To celebrate her recent septuagenarian status, vocalist Sathima Bea Benjamin selected twelve tracks spanning eight releases for inclusion on SongSpirit, from her first early-'60s sessions to her latest disc (Musical Echoes, 2002), in essence releasing a "greatest hits compilationthough who in jazz makes hit records?!
Benjamin wisely selects an array of gems, particularly her standout original South African roots numbers "Africa and "Children of Soweto. Both are features for two close musical partners: bassist Buster Williamswhose inimitable resonant bass adds essential foundationand pianist Onaje Allan Gumbs, resplendent with chordal block, churchy blues. Dig those ubiquitous South African rhythmic shuffles, too.
Speaking of rhythm sections, Benjamin has always kept esteemed company throughout her career, and Spirit Song makes this evident, from pianists Gumbs, Kenny Barron, Stephen Scott and Larry Willis, to bassists Williams, Basil Moses and Johnny Gertze, not to mention drummers Ben Riley, Billy Higgins and Lulu Gontsana. And if you thought you wouldn't need to hear this compilation of previously released recordings (given, most are out of print), think again. Also included is a previously unreleased track, and a chestnut at thata moody duet from 1973 ("It Never Entered My Mind ) with husband/pianist Abdullah Ibrahim. And of course her memorable and historic meeting with Duke Ellingtonfeaturing violinist Svend Asmussen playing pizzicatois represented on "I Got It Bad (And That Ain't Good).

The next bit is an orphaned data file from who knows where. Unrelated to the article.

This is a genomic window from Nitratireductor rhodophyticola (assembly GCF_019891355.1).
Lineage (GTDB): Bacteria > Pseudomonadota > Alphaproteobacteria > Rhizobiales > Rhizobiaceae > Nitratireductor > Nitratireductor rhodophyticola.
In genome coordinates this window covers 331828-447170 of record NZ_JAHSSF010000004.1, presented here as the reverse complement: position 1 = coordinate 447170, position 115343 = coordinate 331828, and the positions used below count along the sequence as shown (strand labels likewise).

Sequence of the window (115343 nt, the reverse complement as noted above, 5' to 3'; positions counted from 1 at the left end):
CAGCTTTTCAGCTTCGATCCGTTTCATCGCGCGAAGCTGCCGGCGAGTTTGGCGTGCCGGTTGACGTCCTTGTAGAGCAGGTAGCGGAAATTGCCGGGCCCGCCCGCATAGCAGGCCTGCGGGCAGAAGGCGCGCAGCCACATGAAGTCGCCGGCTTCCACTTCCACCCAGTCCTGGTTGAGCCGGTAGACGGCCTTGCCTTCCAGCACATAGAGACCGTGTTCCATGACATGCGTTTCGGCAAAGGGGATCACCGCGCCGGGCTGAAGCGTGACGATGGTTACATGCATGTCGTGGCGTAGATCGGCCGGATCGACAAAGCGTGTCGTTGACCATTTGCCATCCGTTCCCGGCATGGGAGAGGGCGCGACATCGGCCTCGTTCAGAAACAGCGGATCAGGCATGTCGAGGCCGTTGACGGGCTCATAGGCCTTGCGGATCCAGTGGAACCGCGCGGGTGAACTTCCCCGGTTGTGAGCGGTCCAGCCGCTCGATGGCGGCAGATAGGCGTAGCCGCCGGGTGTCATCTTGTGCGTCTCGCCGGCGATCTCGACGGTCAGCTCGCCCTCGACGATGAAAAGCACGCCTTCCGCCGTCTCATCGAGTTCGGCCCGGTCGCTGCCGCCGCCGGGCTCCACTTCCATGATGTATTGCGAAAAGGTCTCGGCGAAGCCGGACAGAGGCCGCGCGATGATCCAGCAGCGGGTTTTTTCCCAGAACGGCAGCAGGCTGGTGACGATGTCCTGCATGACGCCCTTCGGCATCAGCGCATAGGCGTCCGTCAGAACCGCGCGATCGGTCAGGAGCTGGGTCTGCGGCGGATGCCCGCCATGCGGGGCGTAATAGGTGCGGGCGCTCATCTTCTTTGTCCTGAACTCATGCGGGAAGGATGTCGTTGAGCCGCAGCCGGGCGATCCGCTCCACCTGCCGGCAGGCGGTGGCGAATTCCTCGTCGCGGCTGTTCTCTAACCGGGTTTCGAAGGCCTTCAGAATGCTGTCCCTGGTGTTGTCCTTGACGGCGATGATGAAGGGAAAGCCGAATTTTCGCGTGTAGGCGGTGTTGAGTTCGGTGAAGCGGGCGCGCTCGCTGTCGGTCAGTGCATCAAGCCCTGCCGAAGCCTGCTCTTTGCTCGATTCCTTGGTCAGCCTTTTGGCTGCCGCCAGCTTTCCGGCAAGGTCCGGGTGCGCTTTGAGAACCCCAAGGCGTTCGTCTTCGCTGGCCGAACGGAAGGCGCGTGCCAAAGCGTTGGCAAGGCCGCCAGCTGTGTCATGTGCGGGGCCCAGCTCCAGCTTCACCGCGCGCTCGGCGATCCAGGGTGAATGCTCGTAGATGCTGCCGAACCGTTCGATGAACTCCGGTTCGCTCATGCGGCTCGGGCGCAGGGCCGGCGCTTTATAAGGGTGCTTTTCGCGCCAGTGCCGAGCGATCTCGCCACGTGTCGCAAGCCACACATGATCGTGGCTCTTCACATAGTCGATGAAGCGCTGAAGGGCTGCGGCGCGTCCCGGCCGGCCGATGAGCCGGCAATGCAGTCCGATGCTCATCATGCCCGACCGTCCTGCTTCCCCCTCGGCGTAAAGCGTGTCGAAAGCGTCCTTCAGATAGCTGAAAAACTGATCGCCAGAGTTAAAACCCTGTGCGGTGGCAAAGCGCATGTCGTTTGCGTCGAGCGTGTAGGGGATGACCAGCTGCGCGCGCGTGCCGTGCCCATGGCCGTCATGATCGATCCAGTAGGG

This collection is a welcome addition to Benjamin's discography, placing her back into the jazz consciousness and making this soothing, warm-toned vocalist's contributions to jazz once again readily available to discerning ears.
Track Listing: Ah! Sweet Mystery of Life; I Got It Bad and That Ain't Good; Africa; Indian Summer; It Never Entered My Mind; I Only Have Eyes for You; Memories of You; Music; Lush Life; Children of Soweto; I'll Follow My Secret Heart; Loveless Love/Careless Love
Personnel: Sathima Bea Benjamin: vocals; Kenny Barron: piano (4,9,12); Duke Ellington: piano (2); Henry February: piano (6); Onaje Allan Gumbs: piano (1,3,7,10); Abdullah Ibrahim: piano (5); Stephen Scott: piano (11); Larry Willis: piano (8); Johnny Gertze: bass (2); Basil Moses: bass (6,11); Buster Williams: bass (1,3,4,7,8,9,10,12); Lulu Gontsana: drums (11); Billy Higgins: drums (3,4,8,9,10,12); Makhaya Ntshoko: drums (2); Vincent Pavitt: drums (6); Ben Riley: drums (1,7,); Svend Asmussen: pizzicato violin (2); Carlos Ward: alto saxophone (3,10); Ricky Ford: tenor saxophone (8)
I love jazz because it is the only existing music style which let you
I was first exposed to jazz by Gunther Hampel in Hamburg, around 1972.
I met Ornette Coleman, Butch Morris, Karl Berger, Michel Camilo, a.o.
The best show I ever attended was Salif Keita at the Blue Note in
The first jazz record I bought was the Tony Scott and Hozan Yamamoto
My advice to new listeners: when you listen to my music, please be a
part of it.